Aus is the name of my computer. This work explores his anabiosis, that is, his return to life after a period in a suspended state. After composing various dreams collaboratively, Aus sorts them and then navigates them according to characteristics of similarity. Songes d’Aus [Dreams of Aus] invites the surrender of self, to attempt to engage in a state of latency to resonate with a whole.

Born in Marseille (France), Jean-Philippe Jullin is a student in digital music at the Université de Montréal. Holder of a DEC in audiovisual technique, it is through his work in the field of video that his language has been shaped, mixing elements of music, video art and programming. Passionate about sound experimentation, he seeks a different way of thinking about music. His creations aspire to establish a dialogue between man and machine, allowing him to approach a multiplicity of techniques and senses. Recipient of the Faculty of Music’s excellence grant, he released an acousmatic EP in 2020 entitled nioses, broadcast on Radio Québec International. To conceive experiences of active contemplation, various elements are assembled to question our perception of space and time.

Kat KELLNER — Deep Dive (4:24 / 2022)

Deep Dive is an exploration of the worlds above and below the surface, following the journey of a lone diver.

Alëna KOROLËVA — Fracture Resistance (4:33 / 2022)

Storms unzipped the ice covers of Lake Ontario this spring, the new thinning ice showing cracks spreading in a curving pattern. The act of skipping stones turned the lake into a vibrating plate. Each impact created a flexural and bending wave, radiating sound into the air, the short waves (high frequencies) arriving first. These bending waves are the basis of Fracture Resistance, composed entirely from field recordings. These waves track the ice’s vanishing act, a harbinger of both the new season, and the seasons already lost, as climate shifts are written in the math of disappearance.

Alëna Korolëva is an artist and curator who works with sound, photo and video, and curates programmes for film festivals. She holds a master’s degree in documentary filmmaking and has made several short films. She worked as a programme curator at the Message to Man International Film Festival and co-founded and curated the Kinodot Experimental Film Festival. Since 2018 she has dedicated herself to making sound art. Her work is focused on field recordings, acoustic ecology, soundscape studies and acousmatic composition. Her technique employs elements of documentary storytelling and experimental music.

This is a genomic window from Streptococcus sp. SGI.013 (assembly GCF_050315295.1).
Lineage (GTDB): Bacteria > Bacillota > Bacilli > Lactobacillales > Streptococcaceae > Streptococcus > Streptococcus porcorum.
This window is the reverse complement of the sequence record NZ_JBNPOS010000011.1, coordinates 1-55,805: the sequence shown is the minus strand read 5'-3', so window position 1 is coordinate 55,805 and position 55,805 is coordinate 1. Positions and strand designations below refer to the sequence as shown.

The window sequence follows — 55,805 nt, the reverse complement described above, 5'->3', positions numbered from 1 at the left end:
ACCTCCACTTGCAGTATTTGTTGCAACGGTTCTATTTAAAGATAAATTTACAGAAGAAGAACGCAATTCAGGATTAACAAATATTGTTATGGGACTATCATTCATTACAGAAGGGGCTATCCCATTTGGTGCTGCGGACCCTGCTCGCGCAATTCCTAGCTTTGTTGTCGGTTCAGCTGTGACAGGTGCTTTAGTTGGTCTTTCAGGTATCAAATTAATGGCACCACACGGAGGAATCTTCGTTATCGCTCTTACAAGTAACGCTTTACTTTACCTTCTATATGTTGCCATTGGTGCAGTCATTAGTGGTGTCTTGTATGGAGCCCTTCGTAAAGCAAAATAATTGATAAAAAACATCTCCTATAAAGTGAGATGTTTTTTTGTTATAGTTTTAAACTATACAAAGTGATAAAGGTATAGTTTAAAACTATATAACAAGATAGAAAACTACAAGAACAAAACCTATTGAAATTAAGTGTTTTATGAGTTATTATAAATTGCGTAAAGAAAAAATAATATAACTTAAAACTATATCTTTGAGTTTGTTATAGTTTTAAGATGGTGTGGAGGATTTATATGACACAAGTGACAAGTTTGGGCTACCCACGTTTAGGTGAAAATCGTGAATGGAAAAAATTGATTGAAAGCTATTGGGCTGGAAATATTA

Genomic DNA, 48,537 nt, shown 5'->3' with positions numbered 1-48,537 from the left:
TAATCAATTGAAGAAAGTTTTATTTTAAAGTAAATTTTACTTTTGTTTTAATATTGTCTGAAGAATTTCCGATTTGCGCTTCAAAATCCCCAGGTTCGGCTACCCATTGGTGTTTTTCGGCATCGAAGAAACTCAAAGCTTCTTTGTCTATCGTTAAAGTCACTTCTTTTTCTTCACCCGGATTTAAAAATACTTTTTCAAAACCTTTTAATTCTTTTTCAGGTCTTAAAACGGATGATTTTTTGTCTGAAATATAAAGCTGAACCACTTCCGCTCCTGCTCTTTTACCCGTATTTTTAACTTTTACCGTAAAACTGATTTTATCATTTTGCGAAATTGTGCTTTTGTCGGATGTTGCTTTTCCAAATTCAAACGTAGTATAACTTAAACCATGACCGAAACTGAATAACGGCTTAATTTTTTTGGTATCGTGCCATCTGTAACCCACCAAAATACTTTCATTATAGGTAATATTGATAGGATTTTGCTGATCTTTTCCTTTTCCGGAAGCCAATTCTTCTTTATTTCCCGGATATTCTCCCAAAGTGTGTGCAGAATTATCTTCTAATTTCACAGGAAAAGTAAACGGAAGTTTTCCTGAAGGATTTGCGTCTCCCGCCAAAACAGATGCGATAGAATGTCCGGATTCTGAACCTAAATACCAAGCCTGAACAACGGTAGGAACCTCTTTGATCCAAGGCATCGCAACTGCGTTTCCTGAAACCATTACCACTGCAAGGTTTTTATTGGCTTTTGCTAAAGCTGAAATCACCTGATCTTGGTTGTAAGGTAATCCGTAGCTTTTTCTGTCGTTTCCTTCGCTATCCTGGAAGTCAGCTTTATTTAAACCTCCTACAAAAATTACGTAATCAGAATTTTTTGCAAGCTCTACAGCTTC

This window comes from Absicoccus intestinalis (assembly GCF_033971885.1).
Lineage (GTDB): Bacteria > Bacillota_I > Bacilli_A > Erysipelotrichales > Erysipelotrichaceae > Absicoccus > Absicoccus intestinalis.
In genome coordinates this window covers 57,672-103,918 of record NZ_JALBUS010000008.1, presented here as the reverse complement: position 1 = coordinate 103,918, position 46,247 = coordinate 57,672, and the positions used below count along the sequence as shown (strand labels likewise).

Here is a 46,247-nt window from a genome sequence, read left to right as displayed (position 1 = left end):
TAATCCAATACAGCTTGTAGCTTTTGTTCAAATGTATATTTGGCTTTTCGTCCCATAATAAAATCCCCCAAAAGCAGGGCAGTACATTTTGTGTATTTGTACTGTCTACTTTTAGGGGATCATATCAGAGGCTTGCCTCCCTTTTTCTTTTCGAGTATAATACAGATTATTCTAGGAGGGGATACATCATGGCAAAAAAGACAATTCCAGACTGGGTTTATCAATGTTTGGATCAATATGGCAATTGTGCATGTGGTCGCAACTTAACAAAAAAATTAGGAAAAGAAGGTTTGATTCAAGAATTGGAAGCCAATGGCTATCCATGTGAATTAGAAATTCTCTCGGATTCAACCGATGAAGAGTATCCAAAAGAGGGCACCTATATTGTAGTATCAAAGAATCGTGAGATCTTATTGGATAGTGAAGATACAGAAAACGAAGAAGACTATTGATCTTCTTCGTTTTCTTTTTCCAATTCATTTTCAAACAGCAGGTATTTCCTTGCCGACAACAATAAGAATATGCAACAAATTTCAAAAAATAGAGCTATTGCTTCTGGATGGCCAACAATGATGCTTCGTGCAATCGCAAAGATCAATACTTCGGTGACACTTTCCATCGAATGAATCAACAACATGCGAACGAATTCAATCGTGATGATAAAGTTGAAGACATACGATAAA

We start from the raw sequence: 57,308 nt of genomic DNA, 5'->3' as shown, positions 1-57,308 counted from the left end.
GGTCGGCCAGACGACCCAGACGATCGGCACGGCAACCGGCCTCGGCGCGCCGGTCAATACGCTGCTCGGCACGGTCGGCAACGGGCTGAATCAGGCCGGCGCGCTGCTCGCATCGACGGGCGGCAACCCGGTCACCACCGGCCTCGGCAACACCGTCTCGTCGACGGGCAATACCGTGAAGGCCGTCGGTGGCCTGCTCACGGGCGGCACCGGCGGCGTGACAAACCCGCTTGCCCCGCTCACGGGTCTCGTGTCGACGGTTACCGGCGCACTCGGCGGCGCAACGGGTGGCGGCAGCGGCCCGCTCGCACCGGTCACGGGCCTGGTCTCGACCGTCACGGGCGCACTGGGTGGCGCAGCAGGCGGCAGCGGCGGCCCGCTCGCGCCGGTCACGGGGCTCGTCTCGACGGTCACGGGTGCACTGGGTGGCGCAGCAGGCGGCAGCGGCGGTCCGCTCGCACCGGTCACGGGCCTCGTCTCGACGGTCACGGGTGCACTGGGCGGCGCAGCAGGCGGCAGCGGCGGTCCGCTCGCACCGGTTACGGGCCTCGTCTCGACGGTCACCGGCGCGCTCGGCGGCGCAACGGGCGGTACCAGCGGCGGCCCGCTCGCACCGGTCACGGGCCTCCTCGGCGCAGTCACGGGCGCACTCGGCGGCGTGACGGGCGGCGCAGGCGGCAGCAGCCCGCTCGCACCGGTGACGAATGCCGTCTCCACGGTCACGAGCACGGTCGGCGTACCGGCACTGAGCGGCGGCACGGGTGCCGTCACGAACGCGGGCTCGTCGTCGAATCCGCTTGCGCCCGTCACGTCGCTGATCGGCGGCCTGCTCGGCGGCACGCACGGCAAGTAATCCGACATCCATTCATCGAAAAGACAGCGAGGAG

Malte LEANDER, Connor COOK, Charles HARDING — Test Tone for Humanity / Attempts to Find the Square Root of 2 (6:27 / 2022)

Test Tone for Humanity is a collaboratively developed electroacoustic composition that reflects upon the disconnection both between humans and to life itself that has occurred as a result of the Covid-19 pandemic. By joining multiple compositional techniques from this group of composers, a merging of styles, personal responses and intentions has woven an intricate sonic reflection on the pandemic’s affects upon humanity. This project was overseen and mentored by Michael Pinsonneault.

Malte Leander is a Swedish composer and artist currently residing in Montréal, exploring voice through text-sound composition and acoustic ecology in his artistic practice.

Connor Cook [he/him] is an emerging artist and composer, recently graduated from the Electroacoustic Studies programme at Concordia University (Montréal). As a solo musician and composer, and as a member of Trajectories, he is interested in approaching what hides between feeling, memory and space, wielding composition, poetry, video and sound art, or physical installation in turn as helpful tools.